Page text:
cent. obtained by the ordinary process abroad. Success having thus far attended the labours of the inventor, a model sugar laboratory, and a model refinery, was built in London, a number of intelligent men were brought together by him, and were sent with full instructions to different parts of the world, British and foreign, to extend the process. Now (will it be believed ?) the real difficulties of the patentee commence. There is no chicanery in nature; conformity to her laws is all that is requisite to elicit a true and satisfactory response ; she has no backstair influence at work to baffle the ingenious and persevering student in his efforts to simplify the machinery for increasing human food, clothing, or the means of locomotion. All this is the invention of man, the growth of selfishness, to be used by man against his fellow, for the aggrandizement of the unit, and the injury of the great aggregate. To the common persecution of men of genius and worth, Dr. Scoffern is no exception; the magnitude of the results of his discovery, however, may, perhaps, be taken as a measure of the magnitude of the obstructions which have been thrown in his way. In an invention of minor import it is sufficient if the craft which it is designed to affect be let loose upon the offending innovator ; but in one designed to promote the welfare of millions, nothing short of the power of Government is deemed sufficient to crush the daring pretender.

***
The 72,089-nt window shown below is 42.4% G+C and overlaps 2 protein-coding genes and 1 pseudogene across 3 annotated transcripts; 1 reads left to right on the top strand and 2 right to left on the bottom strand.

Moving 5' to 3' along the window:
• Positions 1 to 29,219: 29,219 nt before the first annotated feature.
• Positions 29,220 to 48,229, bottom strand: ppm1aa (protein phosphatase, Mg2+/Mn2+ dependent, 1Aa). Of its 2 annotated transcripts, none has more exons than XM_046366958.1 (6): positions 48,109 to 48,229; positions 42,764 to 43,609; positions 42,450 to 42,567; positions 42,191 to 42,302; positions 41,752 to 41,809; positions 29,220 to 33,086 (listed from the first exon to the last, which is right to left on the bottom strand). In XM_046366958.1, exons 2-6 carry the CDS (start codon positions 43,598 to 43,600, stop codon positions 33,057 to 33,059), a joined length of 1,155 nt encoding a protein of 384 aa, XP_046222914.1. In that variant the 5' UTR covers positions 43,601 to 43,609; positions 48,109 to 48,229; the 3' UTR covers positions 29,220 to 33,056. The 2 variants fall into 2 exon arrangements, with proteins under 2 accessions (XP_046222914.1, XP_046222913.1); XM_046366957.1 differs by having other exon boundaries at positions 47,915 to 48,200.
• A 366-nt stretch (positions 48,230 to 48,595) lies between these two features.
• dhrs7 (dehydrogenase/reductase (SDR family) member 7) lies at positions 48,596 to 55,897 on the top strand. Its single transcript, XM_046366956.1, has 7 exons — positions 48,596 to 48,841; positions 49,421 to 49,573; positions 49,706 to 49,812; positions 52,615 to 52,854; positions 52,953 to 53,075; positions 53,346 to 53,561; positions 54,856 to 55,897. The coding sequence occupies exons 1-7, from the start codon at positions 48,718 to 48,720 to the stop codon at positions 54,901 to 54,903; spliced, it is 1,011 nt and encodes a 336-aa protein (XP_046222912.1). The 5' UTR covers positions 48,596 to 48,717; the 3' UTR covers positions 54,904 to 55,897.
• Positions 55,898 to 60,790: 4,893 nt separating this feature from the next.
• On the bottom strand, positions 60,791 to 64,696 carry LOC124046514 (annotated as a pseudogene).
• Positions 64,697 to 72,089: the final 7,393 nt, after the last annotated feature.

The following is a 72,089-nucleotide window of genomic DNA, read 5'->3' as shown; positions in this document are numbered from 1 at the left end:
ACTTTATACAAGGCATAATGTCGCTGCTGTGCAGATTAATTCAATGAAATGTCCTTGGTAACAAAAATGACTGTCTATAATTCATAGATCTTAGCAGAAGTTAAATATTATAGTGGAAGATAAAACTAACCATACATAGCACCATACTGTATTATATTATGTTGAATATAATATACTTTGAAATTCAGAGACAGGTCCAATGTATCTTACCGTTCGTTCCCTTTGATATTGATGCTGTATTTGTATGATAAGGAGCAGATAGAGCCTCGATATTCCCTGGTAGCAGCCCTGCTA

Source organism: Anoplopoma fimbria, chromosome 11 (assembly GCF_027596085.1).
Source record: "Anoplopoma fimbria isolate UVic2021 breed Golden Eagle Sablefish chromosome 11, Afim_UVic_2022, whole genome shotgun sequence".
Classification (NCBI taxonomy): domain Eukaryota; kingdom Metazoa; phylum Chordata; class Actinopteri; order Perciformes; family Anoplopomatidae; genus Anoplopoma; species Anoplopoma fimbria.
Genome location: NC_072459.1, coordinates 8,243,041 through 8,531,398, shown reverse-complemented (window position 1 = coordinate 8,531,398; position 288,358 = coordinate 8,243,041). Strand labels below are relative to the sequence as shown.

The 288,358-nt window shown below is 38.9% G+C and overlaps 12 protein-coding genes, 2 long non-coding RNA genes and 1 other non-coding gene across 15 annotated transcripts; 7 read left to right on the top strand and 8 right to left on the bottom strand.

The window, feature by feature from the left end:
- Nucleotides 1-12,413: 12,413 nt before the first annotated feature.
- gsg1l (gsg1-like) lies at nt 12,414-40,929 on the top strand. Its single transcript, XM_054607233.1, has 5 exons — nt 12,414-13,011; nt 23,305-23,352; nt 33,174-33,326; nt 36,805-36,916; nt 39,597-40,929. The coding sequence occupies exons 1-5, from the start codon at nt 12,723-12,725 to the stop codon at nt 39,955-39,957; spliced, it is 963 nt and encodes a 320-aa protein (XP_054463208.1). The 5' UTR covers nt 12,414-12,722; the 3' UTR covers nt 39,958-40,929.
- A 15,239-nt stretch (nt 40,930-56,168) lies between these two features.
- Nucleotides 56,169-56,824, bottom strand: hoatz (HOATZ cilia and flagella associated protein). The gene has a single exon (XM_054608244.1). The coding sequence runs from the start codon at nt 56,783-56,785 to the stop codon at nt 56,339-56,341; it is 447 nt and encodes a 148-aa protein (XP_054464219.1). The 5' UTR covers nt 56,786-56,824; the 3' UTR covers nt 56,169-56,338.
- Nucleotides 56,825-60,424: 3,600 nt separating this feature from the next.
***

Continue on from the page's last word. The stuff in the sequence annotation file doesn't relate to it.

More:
In the month of May, 1849, Mr. Charles, of the firm of Messrs. Smith and Charles, of 74, Old Broad-street, the agents for the patent, thought he might be able to forward the the medium of Mr. Hawes, the Under-Secretary of the Colonial Department. He accordingly addressed a letter to that gentleman, requesting an interview. The interview was declined. But judge of the surprise of the parties interested in the patent to find that the note declining the interview, enclosed the copy of a despatch, which had been forwarded by the Colonial Office, under the sign manual of Earl Grey, denouncing the patent, and warning the planters against its adoption on account of its dangerous character. The paternal solicitude of the Government for the people of the colonies, however, is irreconcilable with its indifference to the people at home. Sugar had been refined